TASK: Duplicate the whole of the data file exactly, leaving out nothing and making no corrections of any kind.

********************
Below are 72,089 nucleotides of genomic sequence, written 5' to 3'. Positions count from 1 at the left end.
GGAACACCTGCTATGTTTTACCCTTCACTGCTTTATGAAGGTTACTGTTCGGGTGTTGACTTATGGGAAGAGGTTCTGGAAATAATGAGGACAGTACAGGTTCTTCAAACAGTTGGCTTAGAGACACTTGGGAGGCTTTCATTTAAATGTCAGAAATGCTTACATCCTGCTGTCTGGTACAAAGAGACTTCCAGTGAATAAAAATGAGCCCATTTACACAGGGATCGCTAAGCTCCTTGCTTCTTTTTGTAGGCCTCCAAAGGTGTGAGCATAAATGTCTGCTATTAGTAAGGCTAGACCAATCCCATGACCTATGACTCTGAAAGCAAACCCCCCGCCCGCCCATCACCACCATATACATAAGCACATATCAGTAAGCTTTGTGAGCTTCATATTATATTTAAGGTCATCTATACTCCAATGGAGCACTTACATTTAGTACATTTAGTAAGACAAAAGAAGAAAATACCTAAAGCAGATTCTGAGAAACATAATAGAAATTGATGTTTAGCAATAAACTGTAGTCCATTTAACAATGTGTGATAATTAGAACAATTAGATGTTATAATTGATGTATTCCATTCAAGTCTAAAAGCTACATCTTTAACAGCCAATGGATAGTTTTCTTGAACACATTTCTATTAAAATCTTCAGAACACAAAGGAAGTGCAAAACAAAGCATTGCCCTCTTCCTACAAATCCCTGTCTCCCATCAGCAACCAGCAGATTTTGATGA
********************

Below are 72,089 nucleotides of genomic sequence, written 5' to 3'. Positions count from 1 at the left end.
GGAACACCTGCTATGTTTTACCCTTCACTGCTTTATGAAGGTTACTGTTCGGGTGTTGACTTATGGGAAGAGGTTCTGGAAATAATGAGGACAGTACAGGTTCTTCAAACAGTTGGCTTAGAGACACTTGGGAGGCTTTCATTTAAATGTCAGAAATGCTTACATCCTGCTGTCTGGTACAAAGAGACTTCCAGTGAATAAAAATGAGCCCATTTACACAGGGATCGCTAAGCTCCTTGCTTCTTTTTGTAGGCCTCCAAAGGTGTGAGCATAAATGTCTGCTATTAGTAAGGCTAGACCAATCCCATGACCTATGACTCTGAAAGCAAACCCCCCGCCCGCCCATCACCACCATATACATAAGCACATATCAGTAAGCTTTGTGAGCTTCATATTATATTTAAGGTCATCTATACTCCAATGGAGCACTTACATTTAGTACATTTAGTAAGACAAAAGAAGAAAATACCTAAAGCAGATTCTGAGAAACATAATAGAAATTGATGTTTAGCAATAAACTGTAGTCCATTTAACAATGTGTGATAATTAGAACAATTAGATGTTATAATTGATGTATTCCATTCAAGTCTAAAAGCTACATCTTTAACAGCCAATGGATAGTTTTCTTGAACACATTTCTATTAAAATCTTCAGAACACAAAGGAAGTGCAAAACAAAGCATTGCCCTCTTCCTACAAATCCCTGTCTCCCATCAGCAACCAGCAGATTTTGATGA